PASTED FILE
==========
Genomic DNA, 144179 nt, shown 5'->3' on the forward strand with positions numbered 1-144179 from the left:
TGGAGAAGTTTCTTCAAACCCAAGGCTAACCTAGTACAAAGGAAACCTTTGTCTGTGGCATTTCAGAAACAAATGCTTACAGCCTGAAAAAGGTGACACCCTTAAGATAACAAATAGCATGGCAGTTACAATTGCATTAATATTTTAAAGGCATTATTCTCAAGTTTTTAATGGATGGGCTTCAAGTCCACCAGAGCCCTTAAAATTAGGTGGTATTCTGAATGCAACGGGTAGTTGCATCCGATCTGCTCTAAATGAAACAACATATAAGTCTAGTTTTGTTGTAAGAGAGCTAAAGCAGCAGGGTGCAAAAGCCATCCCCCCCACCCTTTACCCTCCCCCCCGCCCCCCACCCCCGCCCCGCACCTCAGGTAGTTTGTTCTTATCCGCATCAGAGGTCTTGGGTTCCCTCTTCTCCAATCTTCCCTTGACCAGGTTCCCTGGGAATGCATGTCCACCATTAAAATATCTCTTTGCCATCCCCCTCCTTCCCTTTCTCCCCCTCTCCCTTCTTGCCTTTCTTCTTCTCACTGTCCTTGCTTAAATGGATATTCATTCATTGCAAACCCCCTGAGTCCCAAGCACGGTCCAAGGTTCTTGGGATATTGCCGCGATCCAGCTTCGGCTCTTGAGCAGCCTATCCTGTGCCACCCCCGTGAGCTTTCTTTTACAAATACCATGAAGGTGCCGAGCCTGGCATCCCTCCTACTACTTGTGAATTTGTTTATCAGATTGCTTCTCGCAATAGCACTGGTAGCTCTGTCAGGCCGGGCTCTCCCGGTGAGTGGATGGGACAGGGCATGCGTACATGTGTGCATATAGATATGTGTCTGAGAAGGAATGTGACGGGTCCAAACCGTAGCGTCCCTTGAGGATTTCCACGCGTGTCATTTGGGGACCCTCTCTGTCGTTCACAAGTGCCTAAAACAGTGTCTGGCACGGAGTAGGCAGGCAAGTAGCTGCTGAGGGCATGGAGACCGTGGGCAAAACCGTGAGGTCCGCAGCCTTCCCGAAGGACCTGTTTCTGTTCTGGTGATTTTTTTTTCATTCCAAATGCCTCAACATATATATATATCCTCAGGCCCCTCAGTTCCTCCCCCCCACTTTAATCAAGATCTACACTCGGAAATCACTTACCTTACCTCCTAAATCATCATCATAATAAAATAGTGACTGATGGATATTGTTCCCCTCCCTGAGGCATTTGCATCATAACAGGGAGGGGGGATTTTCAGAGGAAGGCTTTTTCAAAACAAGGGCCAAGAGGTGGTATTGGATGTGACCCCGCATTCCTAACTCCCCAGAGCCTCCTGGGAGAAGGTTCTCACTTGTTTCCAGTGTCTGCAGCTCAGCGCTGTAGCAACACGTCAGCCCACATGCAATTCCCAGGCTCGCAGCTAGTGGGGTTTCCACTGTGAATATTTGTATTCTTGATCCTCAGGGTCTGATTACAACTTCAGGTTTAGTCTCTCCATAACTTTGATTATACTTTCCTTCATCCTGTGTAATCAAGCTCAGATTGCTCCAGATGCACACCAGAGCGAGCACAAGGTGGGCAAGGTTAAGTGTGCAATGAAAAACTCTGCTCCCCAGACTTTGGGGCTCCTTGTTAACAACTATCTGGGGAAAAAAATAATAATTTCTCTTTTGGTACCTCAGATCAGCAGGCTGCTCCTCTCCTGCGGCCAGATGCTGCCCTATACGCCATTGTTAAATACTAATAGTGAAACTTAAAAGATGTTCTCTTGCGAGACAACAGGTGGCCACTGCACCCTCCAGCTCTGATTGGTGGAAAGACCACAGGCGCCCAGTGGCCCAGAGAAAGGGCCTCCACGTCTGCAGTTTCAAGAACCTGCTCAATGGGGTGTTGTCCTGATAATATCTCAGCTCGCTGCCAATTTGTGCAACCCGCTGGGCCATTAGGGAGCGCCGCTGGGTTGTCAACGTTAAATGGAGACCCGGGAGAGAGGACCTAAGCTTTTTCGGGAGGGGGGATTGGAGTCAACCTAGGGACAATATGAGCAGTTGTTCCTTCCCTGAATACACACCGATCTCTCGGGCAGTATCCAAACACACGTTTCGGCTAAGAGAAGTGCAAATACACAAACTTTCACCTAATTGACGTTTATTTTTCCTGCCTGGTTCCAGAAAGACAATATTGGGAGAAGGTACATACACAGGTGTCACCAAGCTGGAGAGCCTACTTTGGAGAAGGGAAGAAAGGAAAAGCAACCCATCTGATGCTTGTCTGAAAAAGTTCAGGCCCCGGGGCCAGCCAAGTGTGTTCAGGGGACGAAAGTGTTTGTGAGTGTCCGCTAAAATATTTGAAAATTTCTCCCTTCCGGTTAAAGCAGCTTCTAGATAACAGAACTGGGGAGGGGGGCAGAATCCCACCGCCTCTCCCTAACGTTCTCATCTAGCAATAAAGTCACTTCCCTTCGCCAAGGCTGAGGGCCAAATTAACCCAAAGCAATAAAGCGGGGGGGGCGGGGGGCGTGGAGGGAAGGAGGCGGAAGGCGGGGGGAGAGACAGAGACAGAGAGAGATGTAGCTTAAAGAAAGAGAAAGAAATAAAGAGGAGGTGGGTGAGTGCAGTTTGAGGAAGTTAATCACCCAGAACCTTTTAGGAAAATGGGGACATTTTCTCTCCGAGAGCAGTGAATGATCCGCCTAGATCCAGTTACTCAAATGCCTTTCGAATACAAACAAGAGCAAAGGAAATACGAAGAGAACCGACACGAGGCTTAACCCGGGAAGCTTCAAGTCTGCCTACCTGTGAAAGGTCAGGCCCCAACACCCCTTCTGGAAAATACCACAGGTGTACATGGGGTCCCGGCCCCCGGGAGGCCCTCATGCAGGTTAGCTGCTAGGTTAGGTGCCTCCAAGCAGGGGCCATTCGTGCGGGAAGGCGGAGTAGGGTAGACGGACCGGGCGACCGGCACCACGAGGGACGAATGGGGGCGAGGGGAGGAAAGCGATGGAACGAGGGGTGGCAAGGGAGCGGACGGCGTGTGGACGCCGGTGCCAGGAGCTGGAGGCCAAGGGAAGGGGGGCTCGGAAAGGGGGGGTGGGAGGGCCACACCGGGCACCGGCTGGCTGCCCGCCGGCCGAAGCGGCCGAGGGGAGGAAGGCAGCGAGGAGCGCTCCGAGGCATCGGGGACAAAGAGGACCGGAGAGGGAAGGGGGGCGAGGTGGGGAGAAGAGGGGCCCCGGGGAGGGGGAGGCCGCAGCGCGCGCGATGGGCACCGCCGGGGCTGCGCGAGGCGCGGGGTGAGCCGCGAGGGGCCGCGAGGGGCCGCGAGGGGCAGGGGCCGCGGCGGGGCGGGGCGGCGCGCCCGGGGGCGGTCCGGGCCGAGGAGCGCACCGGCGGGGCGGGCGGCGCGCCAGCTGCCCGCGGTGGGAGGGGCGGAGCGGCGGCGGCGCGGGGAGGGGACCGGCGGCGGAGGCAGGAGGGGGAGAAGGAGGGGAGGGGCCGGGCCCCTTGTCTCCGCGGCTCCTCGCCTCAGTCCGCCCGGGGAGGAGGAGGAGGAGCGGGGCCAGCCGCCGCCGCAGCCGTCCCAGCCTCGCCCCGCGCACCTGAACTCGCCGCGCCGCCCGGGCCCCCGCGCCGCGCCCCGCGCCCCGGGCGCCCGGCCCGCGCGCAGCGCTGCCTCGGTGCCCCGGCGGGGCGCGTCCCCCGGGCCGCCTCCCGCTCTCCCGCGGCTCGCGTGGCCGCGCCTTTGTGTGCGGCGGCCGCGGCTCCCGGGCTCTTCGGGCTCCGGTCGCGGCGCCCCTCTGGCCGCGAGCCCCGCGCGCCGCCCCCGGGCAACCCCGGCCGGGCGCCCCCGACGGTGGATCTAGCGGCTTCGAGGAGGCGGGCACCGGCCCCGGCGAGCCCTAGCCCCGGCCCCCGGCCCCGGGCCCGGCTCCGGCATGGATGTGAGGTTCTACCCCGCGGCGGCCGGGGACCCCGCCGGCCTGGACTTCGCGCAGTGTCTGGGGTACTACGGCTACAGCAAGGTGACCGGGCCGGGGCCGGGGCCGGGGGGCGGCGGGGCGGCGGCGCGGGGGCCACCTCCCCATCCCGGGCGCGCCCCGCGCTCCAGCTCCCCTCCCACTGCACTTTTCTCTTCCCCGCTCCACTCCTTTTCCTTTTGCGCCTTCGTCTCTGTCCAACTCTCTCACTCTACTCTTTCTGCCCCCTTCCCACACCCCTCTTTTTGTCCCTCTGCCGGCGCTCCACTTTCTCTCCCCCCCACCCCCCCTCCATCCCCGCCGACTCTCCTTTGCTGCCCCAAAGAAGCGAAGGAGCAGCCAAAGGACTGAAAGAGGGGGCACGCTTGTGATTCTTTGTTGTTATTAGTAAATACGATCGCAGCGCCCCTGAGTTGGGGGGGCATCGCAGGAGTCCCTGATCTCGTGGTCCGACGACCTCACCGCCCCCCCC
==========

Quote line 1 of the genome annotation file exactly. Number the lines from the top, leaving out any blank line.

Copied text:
Genomic DNA, 144179 nt, shown 5'->3' on the forward strand with positions numbered 1-144179 from the left: